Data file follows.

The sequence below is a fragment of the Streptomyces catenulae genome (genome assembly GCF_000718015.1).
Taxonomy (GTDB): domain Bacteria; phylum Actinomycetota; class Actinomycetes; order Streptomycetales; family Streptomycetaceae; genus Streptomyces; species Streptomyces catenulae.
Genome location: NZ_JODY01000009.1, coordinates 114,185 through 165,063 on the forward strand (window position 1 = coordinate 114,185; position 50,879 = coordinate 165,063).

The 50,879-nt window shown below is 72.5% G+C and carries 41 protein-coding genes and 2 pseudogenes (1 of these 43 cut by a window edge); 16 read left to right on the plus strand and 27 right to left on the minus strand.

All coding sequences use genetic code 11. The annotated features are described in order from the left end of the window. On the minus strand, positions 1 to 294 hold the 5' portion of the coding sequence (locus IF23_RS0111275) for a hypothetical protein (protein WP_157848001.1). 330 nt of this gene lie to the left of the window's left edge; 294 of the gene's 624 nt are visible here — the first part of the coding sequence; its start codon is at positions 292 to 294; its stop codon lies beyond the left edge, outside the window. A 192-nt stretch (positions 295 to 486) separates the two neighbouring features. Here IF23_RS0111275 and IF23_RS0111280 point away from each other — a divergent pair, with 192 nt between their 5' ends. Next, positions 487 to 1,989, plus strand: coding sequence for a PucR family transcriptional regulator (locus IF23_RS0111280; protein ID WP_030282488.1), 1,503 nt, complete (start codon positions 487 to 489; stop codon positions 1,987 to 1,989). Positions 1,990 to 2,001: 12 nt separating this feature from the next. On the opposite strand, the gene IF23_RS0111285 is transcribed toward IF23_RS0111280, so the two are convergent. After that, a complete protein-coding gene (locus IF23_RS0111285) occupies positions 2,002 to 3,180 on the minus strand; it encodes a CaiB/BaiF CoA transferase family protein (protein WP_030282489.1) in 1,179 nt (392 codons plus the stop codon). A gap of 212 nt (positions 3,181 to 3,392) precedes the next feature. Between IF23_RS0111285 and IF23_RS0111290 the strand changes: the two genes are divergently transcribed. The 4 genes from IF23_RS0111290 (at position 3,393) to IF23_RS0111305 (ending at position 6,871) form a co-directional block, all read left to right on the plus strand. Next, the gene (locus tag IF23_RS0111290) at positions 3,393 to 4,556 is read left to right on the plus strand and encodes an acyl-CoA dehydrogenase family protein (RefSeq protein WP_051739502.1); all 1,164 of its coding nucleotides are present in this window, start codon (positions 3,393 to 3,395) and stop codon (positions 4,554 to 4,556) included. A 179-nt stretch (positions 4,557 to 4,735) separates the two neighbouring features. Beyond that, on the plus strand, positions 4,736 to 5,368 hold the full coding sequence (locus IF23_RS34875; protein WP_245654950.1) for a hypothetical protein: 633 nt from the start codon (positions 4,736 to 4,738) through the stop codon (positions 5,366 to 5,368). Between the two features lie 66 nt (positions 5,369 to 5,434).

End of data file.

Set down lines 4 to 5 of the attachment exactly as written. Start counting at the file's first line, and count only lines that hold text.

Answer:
The 50,879-nt window shown below is 72.5% G+C and carries 41 protein-coding genes and 2 pseudogenes (1 of these 43 cut by a window edge); 16 read left to right on the plus strand and 27 right to left on the minus strand.

All coding sequences use genetic code 11. The annotated features are described in order from the left end of the window. On the minus strand, positions 1 to 294 hold the 5' portion of the coding sequence (locus IF23_RS0111275) for a hypothetical protein (protein WP_157848001.1). 330 nt of this gene lie to the left of the window's left edge; 294 of the gene's 624 nt are visible here — the first part of the coding sequence; its start codon is at positions 292 to 294; its stop codon lies beyond the left edge, outside the window. A 192-nt stretch (positions 295 to 486) separates the two neighbouring features. Here IF23_RS0111275 and IF23_RS0111280 point away from each other — a divergent pair, with 192 nt between their 5' ends. Next, positions 487 to 1,989, plus strand: coding sequence for a PucR family transcriptional regulator (locus IF23_RS0111280; protein ID WP_030282488.1), 1,503 nt, complete (start codon positions 487 to 489; stop codon positions 1,987 to 1,989). Positions 1,990 to 2,001: 12 nt separating this feature from the next. On the opposite strand, the gene IF23_RS0111285 is transcribed toward IF23_RS0111280, so the two are convergent. After that, a complete protein-coding gene (locus IF23_RS0111285) occupies positions 2,002 to 3,180 on the minus strand; it encodes a CaiB/BaiF CoA transferase family protein (protein WP_030282489.1) in 1,179 nt (392 codons plus the stop codon). A gap of 212 nt (positions 3,181 to 3,392) precedes the next feature. Between IF23_RS0111285 and IF23_RS0111290 the strand changes: the two genes are divergently transcribed. The 4 genes from IF23_RS0111290 (at position 3,393) to IF23_RS0111305 (ending at position 6,871) form a co-directional block, all read left to right on the plus strand. Next, the gene (locus tag IF23_RS0111290) at positions 3,393 to 4,556 is read left to right on the plus strand and encodes an acyl-CoA dehydrogenase family protein (RefSeq protein WP_051739502.1); all 1,164 of its coding nucleotides are present in this window, start codon (positions 3,393 to 3,395) and stop codon (positions 4,554 to 4,556) included. A 179-nt stretch (positions 4,557 to 4,735) separates the two neighbouring features. Beyond that, on the plus strand, positions 4,736 to 5,368 hold the full coding sequence (locus IF23_RS34875; protein WP_245654950.1) for a hypothetical protein: 633 nt from the start codon (positions 4,736 to 4,738) through the stop codon (positions 5,366 to 5,368). Between the two features lie 66 nt (positions 5,369 to 5,434).